Snow Days for Schools – A Proposal
Winter 2014 should be more memorable than too much snow, ice and extreme weather. Hopefully, this winter of discontent will resolve the questions: What is a Mayor and Chancellor to do? To open or not to open our city’s schools?
First, the problem. What is the primary purpose of schooling? We can agree educators and students must come together for instruction, learning, academic achievement and personal development. Purposeful learning is the sine qua non for all schools, irrespective of demographics or geography. Beyond academics our nation’s schools likewise serve a secondary purpose, to provide a safe environment, nutritious meals and enrichment activities for children who cannot access such basic amenities in their homes, apartments or shelters.
With Thursday’s storm, Mayor De Blasio and Chancellor Farina were swept into a full blown Hobson’s choice, impaled on the horns of a dilemma between school’s primary academic purpose and the secondary care and custody purpose.
Virtually all suburban and rural schools throughout the tri-state area closed on February 13th because there are more support systems in place for children’s needs in their own or a neighbor’s home. If teachers cannot safely travel to school to accomplish school’s primary academic purpose, superintendents beyond city limits are given the green light (or at minimum a bright flashing yellow) by their communities to close or delay opening, which allows the imperatives of safety to trump custodial obligations.
New York City’s schools have long felt compelled to open , at times placing educators, children, and parents at risk. The Mayor’s primary questions become:
- How do I open the schools safely when the weather odds are against the safe opening of schools?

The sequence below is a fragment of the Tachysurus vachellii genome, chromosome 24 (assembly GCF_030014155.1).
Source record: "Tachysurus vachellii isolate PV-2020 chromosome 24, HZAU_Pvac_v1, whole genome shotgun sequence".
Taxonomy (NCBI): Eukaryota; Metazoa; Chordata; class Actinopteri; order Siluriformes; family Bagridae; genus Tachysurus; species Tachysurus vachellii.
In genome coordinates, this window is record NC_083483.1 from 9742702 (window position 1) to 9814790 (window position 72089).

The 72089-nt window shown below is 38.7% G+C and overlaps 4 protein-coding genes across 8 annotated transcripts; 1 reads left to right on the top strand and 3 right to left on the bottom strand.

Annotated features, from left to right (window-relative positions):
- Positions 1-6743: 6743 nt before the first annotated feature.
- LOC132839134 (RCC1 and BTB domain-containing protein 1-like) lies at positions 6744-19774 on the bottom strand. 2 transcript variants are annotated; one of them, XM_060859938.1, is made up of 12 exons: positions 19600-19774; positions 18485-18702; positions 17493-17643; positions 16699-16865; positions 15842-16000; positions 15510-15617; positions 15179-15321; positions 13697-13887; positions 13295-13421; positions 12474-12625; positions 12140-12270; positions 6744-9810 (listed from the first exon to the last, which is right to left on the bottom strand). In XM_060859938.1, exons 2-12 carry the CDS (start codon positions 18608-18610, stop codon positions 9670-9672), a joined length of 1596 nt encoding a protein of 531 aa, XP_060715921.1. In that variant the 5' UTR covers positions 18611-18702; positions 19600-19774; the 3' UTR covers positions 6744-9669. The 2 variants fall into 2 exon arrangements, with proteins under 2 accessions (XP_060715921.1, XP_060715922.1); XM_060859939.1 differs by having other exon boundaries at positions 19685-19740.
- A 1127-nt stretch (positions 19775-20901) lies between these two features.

- How do I take steps to protect the “health, safety and welfare,” of children, especially the most fragile and vulnerable, the very steps that could threaten the safety of educators and others?
Snow Days for Schools – A Proposal
This seeming Hobson’s choice can be short circuited by designating approximately 25% of a school’s staff, administrators , custodial, food personnel and other support teachers as “essential personnel” and allowing the remaining 75% to become “non-essential personnel”. On February 13th only 45% of the city’s students attended school. Trained essential staff could address these students’ needs through preplanned use of lunchrooms, auditoriums, computer labs, music areas and other locations within the building.
Essential employees should receive both their regular salaries and fairly negotiated additional compensation for working on a day when schools are better advised to close for safety. Union leaders would readily agree to select staff earning ” emergency closing pay” or being granted another vacation or personal day rather than money, if certain protections were in place. The infrequency of such events would reduce the expense of compensation to a rounding error in New York City’s budget.
There is no reason the mayor and chancellor should not have the same freedom (and luxury) of every school superintendent to delay or close schools based on the merits of safety and the vagaries of weather. Once the decision to close is made “essential personnel” report to work, affording our children a very crucial, although limited, purpose of schooling.
About the author: Dr. Ron Valenti
A veteran superintendent for over 30 years, Dr Valenti currently is Director of an Executive Leadership Doctoral program in Westchester and consults for CITE on K-12, higher ed and doctoral program issues.